18. does the relative abundance of memory these days (vs. 1983) enable the cartridge to compensate for any of the shortcomings of the console? from what i understand a much 'bigger' cartridge can easily be used today. does that allow for a 'bigger' game?
  19. Yeah I get it that making screen overlays is not programming, and programming is what determines weather or not it exists at all as a game, and that programming takes enormous amounts of time compared to overlays. That doesn't explain why so many of these prolific homebrew carts lack them though. It would seem essential in achieving that satisfaction of the product in your hand at the end of the road to me. Maybe I'll practice making an original overlay for an existing homebrew game first, or just replicas for vintage games, which seem to be in demand, and if it goes well bargain with people based on that. The package and all the art stuff is not beyond me either. Can you explain more what you mean by 'getting the game idea into something the vectrex can handle'? ..and how that might differ from what I had otherwise been thinking? My ideas were otherwise directed generally by what has been done before, in terms of scale and speed and number of things going on at once, number of things active at once, apparent level of activeness/interaction etc, degree of variety in levels... I have definitely noticed just this morning the issue of vector thickness in the feel of a game, with some disappointment, when I played my first homebrew cart. Lines look too thin, not as good as they did in the youtube video, and kind of cheapen an otherwise impressive game.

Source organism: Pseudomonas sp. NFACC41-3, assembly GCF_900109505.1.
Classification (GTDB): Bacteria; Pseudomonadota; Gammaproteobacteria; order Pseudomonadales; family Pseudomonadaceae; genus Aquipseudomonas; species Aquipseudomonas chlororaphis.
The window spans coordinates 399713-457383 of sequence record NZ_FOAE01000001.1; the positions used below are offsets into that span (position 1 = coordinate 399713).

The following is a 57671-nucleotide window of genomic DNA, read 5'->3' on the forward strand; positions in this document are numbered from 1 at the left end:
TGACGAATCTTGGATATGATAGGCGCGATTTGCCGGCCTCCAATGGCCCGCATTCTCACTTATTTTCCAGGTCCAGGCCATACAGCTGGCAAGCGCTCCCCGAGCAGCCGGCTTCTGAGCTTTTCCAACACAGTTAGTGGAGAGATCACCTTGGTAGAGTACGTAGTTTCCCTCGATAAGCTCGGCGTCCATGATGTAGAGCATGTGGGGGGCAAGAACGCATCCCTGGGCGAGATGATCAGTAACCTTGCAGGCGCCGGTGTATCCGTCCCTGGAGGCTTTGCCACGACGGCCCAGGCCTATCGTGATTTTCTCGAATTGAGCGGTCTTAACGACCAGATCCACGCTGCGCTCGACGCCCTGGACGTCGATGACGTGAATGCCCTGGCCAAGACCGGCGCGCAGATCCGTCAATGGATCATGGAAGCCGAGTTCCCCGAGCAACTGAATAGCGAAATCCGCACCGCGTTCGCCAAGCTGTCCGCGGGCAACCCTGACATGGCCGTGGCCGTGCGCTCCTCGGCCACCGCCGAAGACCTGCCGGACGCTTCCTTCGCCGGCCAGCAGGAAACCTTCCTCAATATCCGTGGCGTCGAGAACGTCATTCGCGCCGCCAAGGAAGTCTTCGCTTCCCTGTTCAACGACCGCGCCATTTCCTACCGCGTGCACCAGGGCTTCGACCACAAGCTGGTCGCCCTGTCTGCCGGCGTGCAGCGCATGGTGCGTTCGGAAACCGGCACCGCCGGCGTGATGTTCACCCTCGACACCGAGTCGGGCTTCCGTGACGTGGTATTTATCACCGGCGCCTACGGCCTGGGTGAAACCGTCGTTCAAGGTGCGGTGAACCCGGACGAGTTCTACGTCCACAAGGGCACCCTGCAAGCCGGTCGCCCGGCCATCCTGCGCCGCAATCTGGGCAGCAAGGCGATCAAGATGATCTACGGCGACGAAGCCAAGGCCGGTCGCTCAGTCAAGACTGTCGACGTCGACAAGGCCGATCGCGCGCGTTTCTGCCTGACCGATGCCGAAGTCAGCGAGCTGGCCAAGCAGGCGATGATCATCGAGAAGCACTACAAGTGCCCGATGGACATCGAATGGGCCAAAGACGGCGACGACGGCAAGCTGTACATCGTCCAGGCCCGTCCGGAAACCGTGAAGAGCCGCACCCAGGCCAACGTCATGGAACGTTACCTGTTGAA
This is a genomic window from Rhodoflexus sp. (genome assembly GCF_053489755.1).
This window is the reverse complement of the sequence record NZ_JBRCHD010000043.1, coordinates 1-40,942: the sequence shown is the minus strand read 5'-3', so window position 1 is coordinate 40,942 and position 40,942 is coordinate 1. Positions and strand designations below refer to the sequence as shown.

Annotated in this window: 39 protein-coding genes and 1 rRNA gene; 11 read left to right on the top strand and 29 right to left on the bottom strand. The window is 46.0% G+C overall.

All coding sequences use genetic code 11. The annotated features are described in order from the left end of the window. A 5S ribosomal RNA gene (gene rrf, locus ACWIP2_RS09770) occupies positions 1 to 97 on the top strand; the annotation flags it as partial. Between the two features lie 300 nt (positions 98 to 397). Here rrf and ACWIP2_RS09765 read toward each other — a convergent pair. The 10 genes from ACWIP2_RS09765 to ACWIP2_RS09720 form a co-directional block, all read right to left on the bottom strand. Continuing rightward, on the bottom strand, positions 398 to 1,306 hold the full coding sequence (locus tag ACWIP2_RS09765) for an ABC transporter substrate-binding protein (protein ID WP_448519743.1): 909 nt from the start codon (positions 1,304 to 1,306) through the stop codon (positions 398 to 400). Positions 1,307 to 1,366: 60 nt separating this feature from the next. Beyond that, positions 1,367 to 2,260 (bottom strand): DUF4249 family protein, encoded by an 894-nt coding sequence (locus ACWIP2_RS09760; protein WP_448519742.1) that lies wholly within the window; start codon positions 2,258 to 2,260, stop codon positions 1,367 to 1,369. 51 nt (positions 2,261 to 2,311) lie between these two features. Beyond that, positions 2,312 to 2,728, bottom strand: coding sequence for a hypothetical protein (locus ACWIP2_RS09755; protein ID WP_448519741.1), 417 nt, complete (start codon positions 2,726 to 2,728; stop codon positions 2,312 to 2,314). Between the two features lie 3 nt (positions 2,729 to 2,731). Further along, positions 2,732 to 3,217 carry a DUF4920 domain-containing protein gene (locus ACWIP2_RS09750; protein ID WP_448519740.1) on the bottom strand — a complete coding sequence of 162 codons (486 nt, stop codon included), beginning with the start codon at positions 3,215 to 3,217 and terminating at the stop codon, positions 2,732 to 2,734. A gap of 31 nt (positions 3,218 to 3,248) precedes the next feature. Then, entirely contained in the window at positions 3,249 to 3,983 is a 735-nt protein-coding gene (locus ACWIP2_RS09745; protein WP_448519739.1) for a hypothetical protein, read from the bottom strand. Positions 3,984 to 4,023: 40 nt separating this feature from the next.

20. thank you very much for your replies GroovyBee. I do appreciate it. I did just go and read the initial post of "idea peddler" guidelines in that thread you linked, most of which I thought I had already anticipated. I think I mistook this thread as a general forum for vectrex game ideas when it actually was just proposing that StrongBadZone get ported to the vectrex, so maybe not the appropriate place for me to bounce ideas around. ...I'm not ready to convince a programmer of anything. Was just thinking that a great pitch could involve images that display on a real vectrex, since the look of that system's graphics is so distinctive and luminous and ill-represented in drawings or paintings. Especially since my ideas involve the effect of colorful overlays, it would be important for me to demonstrate the real look of that to a programmer (or anyone else i want to help me with it) in order to convince him/her to be excited about the prospect. Maybe what i could do is draw animated frames in photoshop, white lines on a black field of similar proportions and resolution of the vectrex, sequence the frames on the computer for a movie file exported to video, then set up a black and white television the same size, or cropped to be the same size as the vectrex monitor, with some simple hardware to hold my mock-up overlays in front of the video playing on the screen. ... Or maybe if one of these multi-carts have flash memory, I could make some animations with the light pen and the old animation program, with the ability to save numerous sequences for presentation. Thanks for breaking down what a game "specification" should include. That's useful. I'm getting more curious though, about what motivates programmers. I had imagined that they were creative people who would want to bring a lot of their own ideas and tastes to any project, rather than spend all this time executing someone else's fully realized plan, especially for a game for an antique system like the vectrex, where there could only be a marginal prospect of any commercial success.